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The Evening World. New York, Wednesday, March 24, 1909

Anna Mangano (22), a young teacher in Public School 121, at 102 Street near Second Avenue, was shot to death a few minutes before 9 o'clock this morning at Third Avenue and 103 Street by her father, Philip Mangano (53), interpreter in the marriage license bureau in the City Hall. 

A strange parental jealousy prompted the crime, and the filicide made a desperate effort to take his own life, but was thwarted by a nervy young man who gripped his arm and held it while three bullets ripped through Mangano's hat.

All this was witnessed by a vast throng of school children and the usual swarm of men and women that pours along Third Avenue at that hour in the morning.

Miss Theresa Burke, principal of the school where the comely and talented Anna Mangano taught a class of boys, was only twenty feet behind when the father stepped up to the girl and sent a bullet through her brain.

Three priests were on the pavement across the way as the young girl fell, and Father Francis Cummings, of Saint Cecilia's Church, brushed through the crowd of screaming school children to the side of the dying girl, and pronounced the absolution as she passed away.


Outbursts of jealousy had compelled the handsome young woman of twenty-two to leave the home of her father at 158 East 109 Street last January and go to live in Saint Cecilia's Working Girls' Institute, on 106 Street, near Lexington Avenue. She did this after her father had threatened her life with a saber because she refused to go to the Opera with him and went to visit a girlfriend instead. Mangano was arraigned in the Harlem Court for this on January 12 and warned.

Deserted by his wife, who feared his insane rages, the man brooded alone in his flat. From time to time he wrote incoherent letters to his wife and daughter.

Miss Mangano left the working girls' institute at 8:40 this morning, walking through 106 Street to Park Avenue, thence north to 103rd. She generally walked through 103 Street toward the school, as many of her pupils lived on the block.

As she approached Third Avenue, crowds of children flocked along the pavement. Miss Burke was hurrying to catch up with her and there were five of her fellow-teachers just ahead. She did not see her father, who was slinking along in the rear, with his hat pulled down over his eyes.


Mangano uttered no warning as he stepped up beside his daughter. As she turned her face at the sound of his foot-step he thrust the muzzle of a heavy revolver against her temple and fired. The bullet penetrated the brain and the teacher fell.

For an instant the slayer watched the body. Then he lifted the weapon to his own head, but before he could press the trigger, Adolph Schwartz, of 177 First Avenue, a young man who was hunting through the neighborhood for work, sprang from the doorway of a candy shop and seized the interpreter's arms.

The filicide fought with maniacal strength to throw Schwartz off and succeeded in pulling the trigger of his revolver three times, sending one bullet through the rim of his hat and two through the crown. Schwartz is a powerful young chap, but the struggling Mangano managed to break his grip and dart across the street just as three policemen broke through the screaming crowd and made for him.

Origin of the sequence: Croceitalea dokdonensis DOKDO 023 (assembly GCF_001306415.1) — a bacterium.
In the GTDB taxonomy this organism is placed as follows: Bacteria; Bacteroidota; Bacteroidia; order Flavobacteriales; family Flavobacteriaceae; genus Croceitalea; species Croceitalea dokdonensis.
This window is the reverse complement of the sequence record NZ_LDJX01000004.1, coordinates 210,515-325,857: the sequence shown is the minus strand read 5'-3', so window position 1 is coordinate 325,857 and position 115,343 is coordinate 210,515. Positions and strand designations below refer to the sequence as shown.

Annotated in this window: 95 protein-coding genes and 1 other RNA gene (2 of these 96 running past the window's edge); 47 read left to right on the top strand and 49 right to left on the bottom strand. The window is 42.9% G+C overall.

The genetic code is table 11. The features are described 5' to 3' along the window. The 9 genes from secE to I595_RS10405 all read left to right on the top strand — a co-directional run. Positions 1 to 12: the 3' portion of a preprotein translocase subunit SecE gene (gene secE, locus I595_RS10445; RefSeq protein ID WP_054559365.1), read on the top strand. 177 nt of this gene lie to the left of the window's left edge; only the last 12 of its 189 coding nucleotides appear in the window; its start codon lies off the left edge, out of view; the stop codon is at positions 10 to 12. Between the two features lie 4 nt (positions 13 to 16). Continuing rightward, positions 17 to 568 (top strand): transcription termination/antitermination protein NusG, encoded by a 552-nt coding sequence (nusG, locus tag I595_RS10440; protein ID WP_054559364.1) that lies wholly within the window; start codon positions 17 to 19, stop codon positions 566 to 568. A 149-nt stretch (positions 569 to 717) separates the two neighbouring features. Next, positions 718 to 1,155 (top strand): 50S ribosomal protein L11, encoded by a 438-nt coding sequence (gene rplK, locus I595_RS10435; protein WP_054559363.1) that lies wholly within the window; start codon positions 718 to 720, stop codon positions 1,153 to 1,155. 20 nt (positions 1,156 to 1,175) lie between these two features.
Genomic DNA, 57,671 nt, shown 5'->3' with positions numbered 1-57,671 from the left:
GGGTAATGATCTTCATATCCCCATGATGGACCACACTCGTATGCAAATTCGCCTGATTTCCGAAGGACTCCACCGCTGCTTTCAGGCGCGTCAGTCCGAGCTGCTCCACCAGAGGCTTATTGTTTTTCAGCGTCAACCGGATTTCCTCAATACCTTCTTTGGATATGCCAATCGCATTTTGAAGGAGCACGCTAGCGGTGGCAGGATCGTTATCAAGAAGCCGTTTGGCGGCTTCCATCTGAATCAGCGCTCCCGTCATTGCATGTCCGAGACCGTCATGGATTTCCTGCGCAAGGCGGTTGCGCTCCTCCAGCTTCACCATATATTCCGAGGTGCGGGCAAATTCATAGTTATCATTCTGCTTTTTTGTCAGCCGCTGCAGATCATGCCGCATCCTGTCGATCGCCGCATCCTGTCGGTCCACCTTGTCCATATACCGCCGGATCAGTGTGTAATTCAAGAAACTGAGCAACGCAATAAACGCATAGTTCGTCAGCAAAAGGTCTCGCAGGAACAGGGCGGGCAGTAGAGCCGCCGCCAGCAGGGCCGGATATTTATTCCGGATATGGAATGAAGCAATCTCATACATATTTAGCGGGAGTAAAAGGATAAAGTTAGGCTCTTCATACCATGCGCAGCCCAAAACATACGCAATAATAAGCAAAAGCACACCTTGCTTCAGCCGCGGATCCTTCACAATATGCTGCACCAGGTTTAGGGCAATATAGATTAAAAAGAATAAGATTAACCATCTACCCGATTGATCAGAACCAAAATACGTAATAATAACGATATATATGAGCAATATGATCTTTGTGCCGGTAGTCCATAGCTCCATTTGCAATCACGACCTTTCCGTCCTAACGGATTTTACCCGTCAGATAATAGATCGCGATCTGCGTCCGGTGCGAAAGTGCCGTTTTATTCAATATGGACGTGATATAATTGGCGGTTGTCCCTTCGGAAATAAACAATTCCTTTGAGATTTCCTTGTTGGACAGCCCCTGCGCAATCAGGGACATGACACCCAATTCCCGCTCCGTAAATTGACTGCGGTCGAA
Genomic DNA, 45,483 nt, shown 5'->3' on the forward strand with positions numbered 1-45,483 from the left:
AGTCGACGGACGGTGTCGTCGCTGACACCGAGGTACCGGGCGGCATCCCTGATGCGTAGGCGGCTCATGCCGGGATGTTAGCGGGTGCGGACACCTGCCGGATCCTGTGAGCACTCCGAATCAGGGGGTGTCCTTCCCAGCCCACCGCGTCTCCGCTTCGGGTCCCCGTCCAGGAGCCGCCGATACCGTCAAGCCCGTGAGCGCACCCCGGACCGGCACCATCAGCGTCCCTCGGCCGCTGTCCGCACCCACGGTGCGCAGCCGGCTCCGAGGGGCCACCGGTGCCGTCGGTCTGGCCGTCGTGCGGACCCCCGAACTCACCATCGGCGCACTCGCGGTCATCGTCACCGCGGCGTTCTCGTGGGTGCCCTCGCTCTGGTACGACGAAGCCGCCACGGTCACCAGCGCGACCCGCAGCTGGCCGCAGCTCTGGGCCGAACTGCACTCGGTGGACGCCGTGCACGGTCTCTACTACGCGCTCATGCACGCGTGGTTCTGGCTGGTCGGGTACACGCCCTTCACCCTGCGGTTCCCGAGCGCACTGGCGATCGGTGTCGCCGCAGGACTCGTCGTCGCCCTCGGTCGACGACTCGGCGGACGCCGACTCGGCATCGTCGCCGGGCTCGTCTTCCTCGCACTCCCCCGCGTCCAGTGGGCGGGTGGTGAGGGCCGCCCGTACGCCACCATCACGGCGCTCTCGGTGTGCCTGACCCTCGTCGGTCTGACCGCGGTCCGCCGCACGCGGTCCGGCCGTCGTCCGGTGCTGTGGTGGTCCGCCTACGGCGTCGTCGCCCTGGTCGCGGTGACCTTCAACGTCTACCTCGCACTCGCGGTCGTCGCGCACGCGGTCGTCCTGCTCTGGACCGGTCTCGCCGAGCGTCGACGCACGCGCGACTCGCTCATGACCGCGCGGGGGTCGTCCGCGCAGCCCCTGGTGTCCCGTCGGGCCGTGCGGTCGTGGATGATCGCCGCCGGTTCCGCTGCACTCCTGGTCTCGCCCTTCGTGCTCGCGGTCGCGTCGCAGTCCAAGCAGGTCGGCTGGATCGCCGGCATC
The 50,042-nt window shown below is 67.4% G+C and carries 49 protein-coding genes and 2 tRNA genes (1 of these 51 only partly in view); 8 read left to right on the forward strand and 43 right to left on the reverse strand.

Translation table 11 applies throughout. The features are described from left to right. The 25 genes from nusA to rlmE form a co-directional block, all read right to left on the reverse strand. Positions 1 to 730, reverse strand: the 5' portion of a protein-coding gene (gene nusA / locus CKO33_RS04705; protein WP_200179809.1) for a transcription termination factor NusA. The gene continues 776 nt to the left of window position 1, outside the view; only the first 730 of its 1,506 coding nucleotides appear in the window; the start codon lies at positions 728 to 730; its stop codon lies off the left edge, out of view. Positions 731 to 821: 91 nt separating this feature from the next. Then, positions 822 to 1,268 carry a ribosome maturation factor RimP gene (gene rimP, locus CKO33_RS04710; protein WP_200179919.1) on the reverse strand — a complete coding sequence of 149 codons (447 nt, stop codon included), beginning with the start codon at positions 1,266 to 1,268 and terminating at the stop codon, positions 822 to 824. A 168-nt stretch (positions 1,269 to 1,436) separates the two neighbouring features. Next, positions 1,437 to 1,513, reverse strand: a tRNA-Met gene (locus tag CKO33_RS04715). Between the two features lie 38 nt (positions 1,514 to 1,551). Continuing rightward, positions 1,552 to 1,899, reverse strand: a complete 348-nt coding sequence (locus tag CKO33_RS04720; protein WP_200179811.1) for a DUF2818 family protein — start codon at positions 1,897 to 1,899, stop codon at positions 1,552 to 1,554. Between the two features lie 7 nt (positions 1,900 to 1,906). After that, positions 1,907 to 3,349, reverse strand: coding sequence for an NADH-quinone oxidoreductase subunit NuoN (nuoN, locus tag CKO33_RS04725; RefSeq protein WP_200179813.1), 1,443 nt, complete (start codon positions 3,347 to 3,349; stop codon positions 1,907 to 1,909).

Sergeant England and Policemen Giselbrech and Mattolo got to the slayer just as he cast his revolver into a basement areaway. He made a feeble struggle with his captors, but a sharp tap on the back of the neck with a baton quickly subdued him.

As Mangano was being led into a station-house, his son-in-law, Frank Lacativa, of 112 East 109 Street, and his daughter, Mrs. Rosa Lacativa, rushed up the steps. A schoolboy had run to their home and notified them of the killing of Anna.

Lacativa rushed at his father-in-law and yelled that he would kill him. He would have struck the man down had not half a dozen policemen seized him. They could not stay his tirade of threats, however, nor did the pleadings of his wife quiet him.

When the young man finally became calmer he told of two visits he had had from Mangano, one last night and one early this morning.

"He came to us last night," said Lacativa, "and abused all his kin. He said he would take the life of his crippled wife, who was compelled to leave him two weeks ago. He threatened Anna and my wife until I finally struck him and drove him from the house. I did not fear for Anna, as he had made so many threats against her, but I often warned her to be careful.”

"He came to me again this morning and asked our pardon. He said he had decided to kill himself and had made his will. This was at 7 o'clock, just as we were getting up. He begged us to forgive him for his crazy actions, and then began talking so wildly again that I was compelled to push him out and slam the door against him."

Seven years ago Mangano was appointed an interpreter at City Hall. He received the appointment through Fire Commissioner Nicholas Hayes. He was well educated and spoke five languages. He is now fifty-three years old.

James Weldon, who is in charge of the Cupid's bower in the basement of the City Hall, where Mangano did most of his interpreting, said today the man has been acting queerly for about six weeks.

When Mangano reached the Coroner's office he began to pray. He was committed to the Tombs, pending the fixing of a date for the inquest.